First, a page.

French expertise has also been involved in the project following the country’s acquisition of some leaves from Al Ain, Abu Dhabi, thanks to the sponsorship of the Abu Dhabi Tourism and Culture Authority.

From September 1 a workshop further examining the plan’s potential will take place at an institute called Domine de Boisbuchet, in south west France.

This facility is run by Alexander von Vegesack, founder of the world famous Vitra Design Museum –the home of one of Europe’s most impressive collections of style designs and modern architecture. Piesik will be heading the newly-formed study group.

She explained: “I think that re-contextualisation of traditional technologies with such a high profile cultural organisation will help in revival of the subject.

“We are still inviting contributors, so people are welcome to join us on:”

Piesik feels the project would be of great benefit to people struggling for housing and shelter especially in poorer regions of the Arabian Peninsula, North Africa or India.

She said: “I think that we could look at this subject from micro-economic level and demonstrate that introduction of palm leaf technologies can stimulate employment and growth in struggling communities.”
Piesik also highlighted its environmental advantages, both as a material and because trees absorb carbon-emission gases.

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She said: “I learnt from construction of a palm leaf house in Liwa Oasis (in the UAE) that interiors of a house achieve around 23°C cooling in June without air conditioning. Dry date palm leaves perform around 26°C better than sand and probably 40°C better than concrete and glass because they reflect sun.

“It is a renewable material that has been used in the region for building construction for over 7,000 years and is applicable to the desert climate in particular.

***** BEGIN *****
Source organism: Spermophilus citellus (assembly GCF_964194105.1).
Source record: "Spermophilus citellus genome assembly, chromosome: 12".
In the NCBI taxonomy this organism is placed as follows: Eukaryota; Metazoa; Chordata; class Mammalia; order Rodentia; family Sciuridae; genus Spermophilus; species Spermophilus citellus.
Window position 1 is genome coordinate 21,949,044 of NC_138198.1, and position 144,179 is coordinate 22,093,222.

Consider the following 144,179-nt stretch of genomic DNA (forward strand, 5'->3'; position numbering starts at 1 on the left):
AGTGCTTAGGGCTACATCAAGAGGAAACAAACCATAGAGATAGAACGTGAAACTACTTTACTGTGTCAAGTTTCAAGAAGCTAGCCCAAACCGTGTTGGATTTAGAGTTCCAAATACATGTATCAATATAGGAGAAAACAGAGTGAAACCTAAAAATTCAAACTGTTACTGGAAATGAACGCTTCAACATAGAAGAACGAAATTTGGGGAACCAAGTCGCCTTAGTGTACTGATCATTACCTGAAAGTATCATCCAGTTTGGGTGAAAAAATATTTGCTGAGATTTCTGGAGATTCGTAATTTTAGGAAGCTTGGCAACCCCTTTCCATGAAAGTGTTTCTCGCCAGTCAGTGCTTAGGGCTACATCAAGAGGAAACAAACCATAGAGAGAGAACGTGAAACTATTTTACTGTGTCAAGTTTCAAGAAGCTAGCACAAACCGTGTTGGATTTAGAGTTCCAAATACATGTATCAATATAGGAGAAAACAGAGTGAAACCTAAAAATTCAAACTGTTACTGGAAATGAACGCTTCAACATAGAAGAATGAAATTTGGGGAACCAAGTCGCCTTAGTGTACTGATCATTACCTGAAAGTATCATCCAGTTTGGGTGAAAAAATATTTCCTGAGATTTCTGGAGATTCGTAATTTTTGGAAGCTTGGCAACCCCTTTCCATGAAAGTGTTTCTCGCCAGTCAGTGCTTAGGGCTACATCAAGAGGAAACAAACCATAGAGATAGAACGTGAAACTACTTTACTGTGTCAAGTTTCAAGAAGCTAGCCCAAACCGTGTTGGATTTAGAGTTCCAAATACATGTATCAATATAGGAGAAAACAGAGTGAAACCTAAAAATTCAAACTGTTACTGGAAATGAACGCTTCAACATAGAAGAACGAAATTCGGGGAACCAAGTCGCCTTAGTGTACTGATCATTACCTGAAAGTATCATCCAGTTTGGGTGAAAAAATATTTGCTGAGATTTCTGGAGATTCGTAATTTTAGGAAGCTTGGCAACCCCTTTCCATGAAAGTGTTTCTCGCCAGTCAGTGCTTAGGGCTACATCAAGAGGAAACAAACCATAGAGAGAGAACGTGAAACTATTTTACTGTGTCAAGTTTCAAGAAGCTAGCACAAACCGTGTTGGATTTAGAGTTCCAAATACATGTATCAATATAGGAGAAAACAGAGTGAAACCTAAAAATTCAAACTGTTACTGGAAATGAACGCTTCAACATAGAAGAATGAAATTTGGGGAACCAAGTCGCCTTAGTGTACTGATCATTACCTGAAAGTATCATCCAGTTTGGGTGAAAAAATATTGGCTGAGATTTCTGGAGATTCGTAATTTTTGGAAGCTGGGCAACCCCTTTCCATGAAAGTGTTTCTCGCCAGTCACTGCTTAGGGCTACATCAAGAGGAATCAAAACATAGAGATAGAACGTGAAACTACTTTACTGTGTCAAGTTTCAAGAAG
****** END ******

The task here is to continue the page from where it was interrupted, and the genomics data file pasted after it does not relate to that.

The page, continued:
“I passionately believe that re-introduction of date palm leaf technologies and other local materials that are indigenous to a region would help local communities in low-end and high-end applications.

“We could construct low-cost housing, clinics and schools, but we could also use this material for eco-tourism and in the cityscape context. I do not think that this should be understood or pioneered instead of other building materials, but in addition to.

“I think that we all understand that whatever is happening now does not work for the planet and for future generations.

“We have dramatic socio-economic problems that are related to shortages of resources globally. The use of date palm leaves – or other local materials – makes a compelling case for using what we have on Earth in a better way.

“There are lessons to be learnt from the past and the diversity of traditional palm leaf buildings created by emirati people in the extremes of a desert climate shows brilliant, yet simple, technological innovations of their time – that could be adapted today.

“It would be nice to deliver a contemporary date palm leaf building in the UAE and I hope that we would be able to do it in the near future.”